Legislature(1997 - 1998)
05/07/1997 08:45 AM Senate FIN
* first hearing in first committee of referral
= bill was previously heard/scheduled
= bill was previously heard/scheduled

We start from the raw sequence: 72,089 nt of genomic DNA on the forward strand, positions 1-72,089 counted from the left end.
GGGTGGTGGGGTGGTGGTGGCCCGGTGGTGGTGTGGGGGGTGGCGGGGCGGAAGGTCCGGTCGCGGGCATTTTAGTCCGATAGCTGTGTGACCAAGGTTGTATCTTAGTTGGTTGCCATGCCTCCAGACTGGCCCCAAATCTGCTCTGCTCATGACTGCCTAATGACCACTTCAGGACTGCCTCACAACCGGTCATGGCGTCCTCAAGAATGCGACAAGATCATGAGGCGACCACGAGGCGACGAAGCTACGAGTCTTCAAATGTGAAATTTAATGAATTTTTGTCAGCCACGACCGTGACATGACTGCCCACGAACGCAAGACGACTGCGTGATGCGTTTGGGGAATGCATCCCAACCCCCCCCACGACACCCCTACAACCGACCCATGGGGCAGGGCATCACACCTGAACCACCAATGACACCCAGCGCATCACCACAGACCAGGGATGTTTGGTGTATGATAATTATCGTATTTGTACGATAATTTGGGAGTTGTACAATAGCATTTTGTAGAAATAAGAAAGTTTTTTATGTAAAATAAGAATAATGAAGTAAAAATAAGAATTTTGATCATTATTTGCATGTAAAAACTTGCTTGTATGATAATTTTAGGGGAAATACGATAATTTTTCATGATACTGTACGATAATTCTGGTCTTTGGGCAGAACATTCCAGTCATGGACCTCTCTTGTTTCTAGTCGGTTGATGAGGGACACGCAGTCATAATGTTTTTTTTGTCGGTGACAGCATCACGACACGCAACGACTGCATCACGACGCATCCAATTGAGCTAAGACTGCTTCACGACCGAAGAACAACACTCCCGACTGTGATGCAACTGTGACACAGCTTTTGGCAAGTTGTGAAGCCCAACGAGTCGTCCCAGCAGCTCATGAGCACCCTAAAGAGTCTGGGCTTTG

MINUTES SENATE FINANCE COMMITTEE 7 May 1997 8:45 a.m. TAPES SFC-97, #145, Side 1, (000 - 590) 145, Side 2, (590 - 000) 146, Side 1, (000 - 507) CALL TO ORDER Senator Bert Sharp, Co-chairman, convened the meeting at approximately 8:45 a.m. PRESENT In addition to Co-chairman Sharp, Senators Phillips, Torgerson and Adams were present when the meeting convened. Senators Pearce, Donley and Parnell arrived shortly thereafter. ALSO ATTENDING: Senator Gary Wilken; Senator John Ellis; Representative Mark Hodgins; Representative Pete Kott; Commissioner Wilson Condon, Department of Revenue; Deborah Vogt, Deputy Commissioner, Department of Revenue; Bob Bartholomew, Deputy Director, Division of Income & Excise Audit, Department of Revenue; Nanci Jones, Director, Division of Permanent Fund Dividend, Department of Revenue; Bob Cole, Director, Division of Administrative Services, Department of Corrections; Nancy Kelly, staff to Rep. Therriault; Jeff Cook, MAPCO; Kim Ross, Executive Director, Alaska Air Carriers; aides to committee members and other legislators. SUMMARY INFORMATION Senator Sharp called meeting to order and outlined schedule of bills to be heard. SENATE CS FOR HOUSE BILL NO. 11(JUD) "An Act relating to driver's licensing; and providing for an effective date." Senator Adams referred to the twenty-four hour rule and requested the chair to hold HB 11 until tomorrow. It was necessary to do some research on the bill before it be heard. Co-chair Sharp concurred and held HB 11 in committee. Co-chair Sharp called SB 139. CS FOR SENATE BILL NO. 139(CRA) "An Act relating to state aid for volunteer services; and providing for an effective date." Senator Torgerson explained SB 139. He referred to EMS and volunteer services. This bill would help to alleviate some problems by allowing some state aid for the volunteer and EMS services. Senator Adams concurred. Senator Adams moved CSSB 139(CRA) with individual recommendations and accompanying fiscal notes. Without objection it was reported out. CS FOR HOUSE BILL NO. 250(O&G) "An Act establishing a North Slope Gas Commercialization Team to develop recommendations regarding a North Slope gas project; and providing for an effective date." Representative Mark Hodgins was invited to join the committee. He read the sponsor statement into the record. Commissioner Wilson Condon, Department of Revenue was invited to join the committee. He said he was available to answer any questions the committee may have. Co-chair Sharp felt the bill would be better for prospective producers and buyers. Confidentiality of matters would be enhanced with the Commissioner of Revenue being a board member. Senator Phillips moved CSHB 250(O&G) with individual recommendations and accompanying fiscal notes and without objection it was reported out. There followed a brief at ease. Co-chair Sharp called SB 25. CS FOR SENATE BILL NO. 25(JUD) "An Act relating to authorizing the Department of Corrections to provide an automated victim notification and prisoner information system." Senator Johnny Ellis, sponsor of SB 25, was invited to join the committee. He explained his bill. The notification system to the victim would be automated. This would do away with unnecessary delay caused by the present system of notifying the victim by mail. The fiscal note had been whittled down to a bare minimum. The bill had received wide support across the State. In response to a question by Co- chair Sharp, Senator Ellis reviewed the Department of Corrections fiscal note. He said the $3,000 represented emergency notification in case of failure of the system. Senator Donley explained a memo from Senator Taylor, dated 28 April 1997. Senator Ellis concurred with the conforming changes and recommended they be rolled into a Finance CS. Senator Donley therefore moved amendment #1, memo dated 28 April 1997 from Senator Taylor and without objection it was adopted. Bob Cole, Director, Division of Administrative Services, Department of Corrections, was invited to join the committee. He referred to the current paper-driven system for victim notification. He said this was an obsolete system and the department was doing design work for replacement of OPSIS. The cost of $150,000 was justified. Senator Pearce suggested the department seek information on a contractual system. Mr. Cole advised the department would charge for phone calls and said this revenue would be helpful. Senator Torgerson asked if this was an unfunded mandate and Mr. Cole advised that it was not. Senator Donley moved CSSB 25(FIN) with individual recommendations and accompanying fiscal notes. Without objection it was reported out. Co-chair Sharp called HB 2. HOUSE BILL NO. 2 "An Act allowing, for the purposes of permanent fund dividend eligibility, an individual to accompany, as the spouse or minor or disabled dependent, another eligible resident who is absent for any of the following reasons: vocational, professional, or other specific education for which a comparable program is not reasonably available in the state; secondary or postsecondary education; military service; medical treatment; service in the Congress or in the peace corps; to care for the individual's terminally ill parent, spouse, sibling, child, or stepchild; for up to 220 days to settle the estate of the individual's deceased parent, spouse, sibling, child, or stepchild; to care for a parent, spouse, sibling, child, or stepchild with a critical life-threatening illness whose treatment plan, as recommended by the attending physician, requires travel outside of the state for treatment at a medical specialty complex; or other reasons that the commissioner of revenue may establish by regulation; requiring, for the purposes of permanent fund dividend eligibility, a state resident to have the intent to remain indefinitely; relating to the eligibility for 1992, 1993, 1994, 1995, 1996, and 1997 permanent fund dividends of certain spouses and dependents of eligible applicants; and providing for an effective date." Representative Pete Kott, sponsor of the bill was invited to join the committee. He read his sponsor statement into the record. It was noted that eligibility should not be determined through marriage. Representative Kott said they were trying to restore the bill to its' original intent. The state has filed an appeal with the Supreme Court. Approximately 7,500 applicants would be affected by the bill at present. Senator Adams asked for an explanation of the Superior Court ruling. Representative Kott noted there was a copy of the December 1976 Superior Court ruling (Joan Hale vs. State of Alaska, Department of Revenue, Permanent Fund Division) enclosed as back-up material in committee members' files. Senator Phillips asked about page 3, line 17. Representative Kott said this referred to current status. Co-chair Sharp asked about those applicants who were denied and now out of state. He had a hard time accepting those out of state could apply for the dividend but some of his elderly constituents were unable to apply retroactively. He wanted to know how intent to remain in Alaska was established. Representative Kott said it was always difficult to establish intent. However, each applicant must satisfy eligibility for the dividend. Senator Adams voiced concern giving the dividend to those with intent and in the process denying real Alaskans. Representative Kott further advised that those not applying before 1998 would not be allowed to file. One could always submit supplemental documents and then wait for a determination of eligibility. Senator Donley asked about a penalty for falsely applying for the dividend. Representative Kott explained that it was a criminal offense. Senator Donley again asked about the penalty. Representative Kott said the dividends must be paid back and there was a fine of $5,000. Witnesses on the application were also subject to the same penalty. Senator Donley felt it was hard for the state to collect the $5,000 fine and in addition it should be increased. Due to the abuse situation of the dividend if this bill is to pass there should be a stiffer penalty and there should be additional tools available to law enforcement officials. Representative Kott concurred. Senator Adams referred to page 4, section 4. Representative Kott said those in the military must return once every two years for thirty days in order to remain eligible for the dividend. Co-chair Sharp, at this point, advised there was to be a statewide teleconference regarding this bill tomorrow evening at 5:00 p.m. Any interested individual could also fax their comments to the Senate Finance Committee Secretary's office. He asked Senator Torgerson to hold his amendment pending the statewide teleconference. Senator Donley offered his further comments stating that he would be willing to work with the department over the next year in order to alleviate some standards. He referred specifically to page 3, line 10. Nanci A. Jones, Director, Division of Permanent Fund Dividend, Department of Revenue was invited to join the committee. She said the division did not support retroactivity of the bill. She opposed section 4 (retroactive payments to spouses) and piecemeal absences. She said reopening the filing date of applications was not a good policy procedure. However, basically, she had always encouraged the filing of this bill. Senator Phillips asked if any benefits given out by the State since statehood had been made retroactive. Ms. Jones said she could not think of any. Deborah Vogt, Deputy Commissioner, Department of Revenue, was invited to join the committee. She said as far as she could recall and had researched there was no precedence of retroactivity. She felt this bill would set a very bad precedence regarding retroactivity. Senator Phillips recalled retroactivity regarding the veterans' discount for land. Senator Adams said that bill passed because the money had already been collected from the veterans so therefore was a different matter. He further commented on eligibility status and the intent of Alaskans to retain their residency. He recommended that money could be held in escrow pending proof of residency. Ms. Jones advised that this had been looked into. Ms. Vogt further advised the committee that all pending applications per HB 4 of last year had been denied. Co- chair Sharp indicated that failure of the legislature to pass a bill meant "no". Senator Phillips further commented on the topic stating that just because the legislature did not pass the bill did not mean they did not take action on the bill in committee. Hearings were scheduled and testimony was taken. Senator Parnell felt that the department could not deviate from a specific deadline regarding filings and agreed that any retroactivity or delay would set a bad precedence. Co-chair Sharp said the title was too tight and nothing could be changed. It would required a title change to get out of committee that would need a 2/3 vote and that would be very difficult. Senator Donley requested Ms. Jones provide an executive summary and she said one would be provided the committee. She referred to an Anchorage case where a sister had continued to file on behalf of a deceased sister. In this case the defendant was allowed to pay back the monies by working in community service. Co-chair Sharp asked Ms. Jones to include in her executive summary the total dollars for retroactivity and the number of fraud connected with out-of-state filings. Senator Donley also asked that penalties, how the cases were prosecuted, fines, etc. be included. Co-chair Sharp also offered his concern about the filing deadline and said he opposed those out of state being able to file; but not those in state. In response to a question by Co-chair Sharp, Ms. Vogt said that the division had always paid legal resident aliens. Co-chair Sharp asked the requested information be submitted as soon as possible. He set aside HB 2. After a brief at ease, Co-chair Sharp called HB 63. CS FOR HOUSE BILL NO. 63(2d RLS) "An Act amending the definition of `motor fuel' under the state's motor fuel tax to add, as a part of the tax exemption set out in that definition, exemption from the tax for fuel sold for use in jet propulsion aircraft operating in flights that continue from foreign countries, subject to termination of the exemption for that fuel if a refiner operating a refinery at which the fuel was produced fails to comply with terms of a voluntary agreement entered into by the refiner to use Alaska residents, contractors, and suppliers to provide goods and services when the refinery's capacity is expanded, t o add exemption from the tax for certain number 6 `residual fuel oil,' also known as bunker fuel, and to delete the exemption from the tax for fuel that is at least 10 percent alcohol by volume; and repealing ch. 42, SLA 1994, the Act providing for the imposition of a different tax levy on residual fuel oil used in and on certain watercraft until June 30, 1998; and providing for an effective date." Nancy Kelly, staff to Representative Gene Therriault, was invited to join the committee. She read the sponsor statement into the record and explained the federal definition of "federal flights". Jeff Cook, MAPCO, was invited to join the committee. He said this was a pro-Alaska bill and urged its passage. Bob Bartholomew, Assistant Director, Division of Income and Excise Audit, Department of Revenue, was invited to join the committee. He said it was appropriate to change the tax schedule. "Bunker Fuel" is very low grade and there is not a lot of consumption in Alaska. The department is comfortable with no tax on "bunker fuel". In 1994 EPA required Anchorage and Fairbanks to burn clean fuel. Motor fuel tax should be applicable to everyone and therefore there should be a motor fuel tax base. After a brief at ease, Senator Parnell explained amendment Mr. Bartholomew responded regarding amendment #2. It referred to section 2(a)(1). Senator Parnell said the title was too tight to delete section 2(a)(1). Mr. Bartholomew said he had no concerns regarding amendment #2. Co-chair Sharp explained his understanding of (f), page 4. Senator Donley voiced his concern that only Anchorage residents would be hit with the motor fuel tax. The Department of Revenue had not taken the time to discern the impact in Anchorage. Co-chair Sharp referred to the fiscal note. He said it was not up to the department to control retail dealers. He asked Mr. Bartholomew to provide the requested information. Kim Ross, Executive Director, Alaska Air Carriers was invited to join the committee. She said the association opposed HB 63 and she read their opposition statement into the record. The bill would have an adverse effect on domestic industry. This industry provided mail, freight, transportation, passenger, medivac to rural as well as urban Alaska. She provided direct quotes from MAPCO press release and the Anchorage Daily News. It was not accurate to compare jet and motor fuel. Many questions concerning the bill have gone unanswered. In response to Co-chair Sharp, Ms. Ross said she had been with the association for ten years. Co-chair Sharp advised he would hold HB 63 in committee until tomorrow at 8:00 a.m. ADJOURNMENT Co-chair Sharp adjourned the committee at 11:10 a.m. until 8:00 a.m. tomorrow.